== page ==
Concert Promotion Checklist

A concert promotion checklist

Mark Kusionowicz Audiences, Communications, Concert, Marketing 2 Comments

At my choir, the Rushmoor Male Voice Choir, we are well back into the swing of things rehearsing new items for our Autumn/Winter season.

It also means that our annual ‘Christmas’ concert is fast approaching and I need to knuckle down on the promotional plans. Over the years I have been publicity officer for the choir I have built a short concert promotion checklist of things to do in the run-up to a major concert.

So I thought that I would share that checklist with you in case it can be of help.

Concert promotion checklist pre-requisites: What you should already have done

If you have read many of my previous posts you will know that I am a stickler for targeting your marketing efforts rather than “spray and pray”. This means that you need to have established who you are targeting, where they ‘hang out’ (both physically and digitally) and what messages will resonate with them.

So the ‘pre-requisite’ items in your concert promotion checklist are:

1. Define your ideal audience member

Refresh your memory on how to do this at “Understand your target audience” You are going to especially need to understand what they are looking for in their entertainment and how they find out about the events they may like to go to.

2. Describe what they are going to get out of attending your concert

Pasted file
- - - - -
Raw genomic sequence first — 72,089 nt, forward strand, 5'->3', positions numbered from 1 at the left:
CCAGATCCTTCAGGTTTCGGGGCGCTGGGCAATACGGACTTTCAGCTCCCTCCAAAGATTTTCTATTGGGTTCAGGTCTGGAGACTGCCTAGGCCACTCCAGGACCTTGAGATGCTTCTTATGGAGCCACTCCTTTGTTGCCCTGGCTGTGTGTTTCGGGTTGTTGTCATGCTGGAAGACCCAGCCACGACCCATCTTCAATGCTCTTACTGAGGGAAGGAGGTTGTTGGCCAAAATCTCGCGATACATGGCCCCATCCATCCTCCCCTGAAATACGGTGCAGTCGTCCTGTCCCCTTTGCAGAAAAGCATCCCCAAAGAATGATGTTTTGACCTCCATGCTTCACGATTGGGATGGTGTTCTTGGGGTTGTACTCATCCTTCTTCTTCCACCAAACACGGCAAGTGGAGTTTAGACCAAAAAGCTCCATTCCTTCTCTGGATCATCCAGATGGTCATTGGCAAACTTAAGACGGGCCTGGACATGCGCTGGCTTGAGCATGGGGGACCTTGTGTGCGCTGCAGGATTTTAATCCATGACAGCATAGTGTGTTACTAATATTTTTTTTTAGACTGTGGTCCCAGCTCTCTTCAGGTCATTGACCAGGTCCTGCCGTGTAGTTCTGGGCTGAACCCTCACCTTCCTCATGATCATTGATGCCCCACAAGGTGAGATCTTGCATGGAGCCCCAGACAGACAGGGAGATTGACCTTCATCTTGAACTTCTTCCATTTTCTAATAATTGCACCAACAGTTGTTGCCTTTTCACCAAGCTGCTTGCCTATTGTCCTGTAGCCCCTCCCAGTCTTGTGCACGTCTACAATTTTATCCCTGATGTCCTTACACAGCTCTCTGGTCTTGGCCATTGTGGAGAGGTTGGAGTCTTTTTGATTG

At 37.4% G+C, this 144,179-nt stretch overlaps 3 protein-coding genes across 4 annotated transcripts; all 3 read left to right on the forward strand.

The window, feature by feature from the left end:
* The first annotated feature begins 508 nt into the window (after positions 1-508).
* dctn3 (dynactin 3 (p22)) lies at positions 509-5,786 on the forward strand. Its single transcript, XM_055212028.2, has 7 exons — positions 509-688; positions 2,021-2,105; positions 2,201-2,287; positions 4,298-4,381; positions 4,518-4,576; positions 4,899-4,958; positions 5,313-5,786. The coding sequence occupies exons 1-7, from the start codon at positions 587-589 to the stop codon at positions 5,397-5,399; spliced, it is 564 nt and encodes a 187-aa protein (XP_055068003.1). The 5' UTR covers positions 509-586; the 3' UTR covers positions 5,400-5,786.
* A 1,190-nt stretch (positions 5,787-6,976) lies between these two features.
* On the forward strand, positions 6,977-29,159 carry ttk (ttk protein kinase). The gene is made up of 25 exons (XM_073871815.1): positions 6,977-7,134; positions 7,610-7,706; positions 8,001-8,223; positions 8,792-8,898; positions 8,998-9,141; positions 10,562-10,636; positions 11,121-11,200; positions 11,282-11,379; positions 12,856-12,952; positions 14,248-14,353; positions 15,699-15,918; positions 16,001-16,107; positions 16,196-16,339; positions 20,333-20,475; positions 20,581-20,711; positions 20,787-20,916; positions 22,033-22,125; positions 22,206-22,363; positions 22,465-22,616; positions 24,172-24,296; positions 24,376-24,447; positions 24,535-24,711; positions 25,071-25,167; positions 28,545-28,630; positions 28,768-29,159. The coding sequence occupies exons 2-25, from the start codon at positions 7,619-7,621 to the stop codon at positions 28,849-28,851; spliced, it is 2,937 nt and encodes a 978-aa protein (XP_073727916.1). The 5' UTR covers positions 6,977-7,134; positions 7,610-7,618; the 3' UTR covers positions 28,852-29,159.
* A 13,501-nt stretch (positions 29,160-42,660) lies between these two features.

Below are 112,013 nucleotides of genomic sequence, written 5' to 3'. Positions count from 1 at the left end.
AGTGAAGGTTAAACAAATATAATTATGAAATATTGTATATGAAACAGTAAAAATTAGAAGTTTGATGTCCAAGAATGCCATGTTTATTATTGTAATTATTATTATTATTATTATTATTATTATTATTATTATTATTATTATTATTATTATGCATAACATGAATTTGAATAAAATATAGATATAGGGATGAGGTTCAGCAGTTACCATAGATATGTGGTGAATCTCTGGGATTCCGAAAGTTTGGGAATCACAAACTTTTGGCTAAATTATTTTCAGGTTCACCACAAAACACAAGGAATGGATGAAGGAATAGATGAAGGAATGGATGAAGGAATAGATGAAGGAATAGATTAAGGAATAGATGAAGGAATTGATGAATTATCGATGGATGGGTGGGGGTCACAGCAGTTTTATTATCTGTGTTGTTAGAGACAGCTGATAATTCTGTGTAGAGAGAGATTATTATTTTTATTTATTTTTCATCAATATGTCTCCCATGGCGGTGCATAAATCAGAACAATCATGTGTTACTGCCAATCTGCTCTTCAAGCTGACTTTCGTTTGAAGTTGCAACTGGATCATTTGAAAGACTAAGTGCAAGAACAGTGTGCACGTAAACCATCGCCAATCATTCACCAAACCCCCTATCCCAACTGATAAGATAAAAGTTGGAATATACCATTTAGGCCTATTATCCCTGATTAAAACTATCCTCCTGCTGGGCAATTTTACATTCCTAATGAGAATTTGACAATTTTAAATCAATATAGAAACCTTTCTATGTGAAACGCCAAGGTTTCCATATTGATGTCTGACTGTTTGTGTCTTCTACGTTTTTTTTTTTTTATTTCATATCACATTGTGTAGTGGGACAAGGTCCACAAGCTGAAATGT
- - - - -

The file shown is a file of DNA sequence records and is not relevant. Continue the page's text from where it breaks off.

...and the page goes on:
Is it the type of music? Is it a fun evening or a more serious musical performance? Take a look at “Why should they come?” and create a ‘value proposition’ that means something to your target audience.

Setting the date, time and venue

Your definition of ideal audience member should also help you identify their preferences for location, day of the week and time of the day for your concert.

I know that we don’t necessarily have all the freedom we would like to chose venues and dates, but at least take your target audience ‘persona’ into account.

Frequent decisions we wrestle with are “should it be a Friday or a Saturday evening?” and “is a venue such as a theatre more likely to attract our audience than a church or school hall?”

Research Data

It can often be of help to try and get hold of some data that can help your decisions. I have recently come across some research data from the Arts Council England called “The Active Lives Survey”. This details the habits of respondents, among other things, in terms of who has attended a performance of some sort over the previous 12 months.

The data is segmented by Local Council - so you can look  at data relevant to your area.

We traditionally have organised 2 major concerts year, one in Aldershot and one in Farnham. For the last couple of years have been puzzled by the greater difficulty we get in attracting an audience in Aldershot. A quick look at the data in the Arts Council survey highlights that only 47% of respondents in that area have attended an event in the last 12 months whereas 66% have in the Farnham area. Perhaps we should either change location or just accept a lower audience level and plan accordingly.

Although the Arts Council data is only for England you might well find equivalent sources for other geographies.

What’s your competition?

One question to take into account when setting the day and venue for your concert is “what else will be competing for the attention of my audience?”.

Competition can be in many forms from holiday time or other cultural events in your area, through to national and international sporting events, such as World Cup matches or even TV spectacles such as the Strictly Come Dancing Finals!

By understanding your target audience you can gauge whether these competitive pressures could influence your attendance. And, yes, we have suffered by unthinkingly taking a booking to perform a concert on the night England played in a crucial football match!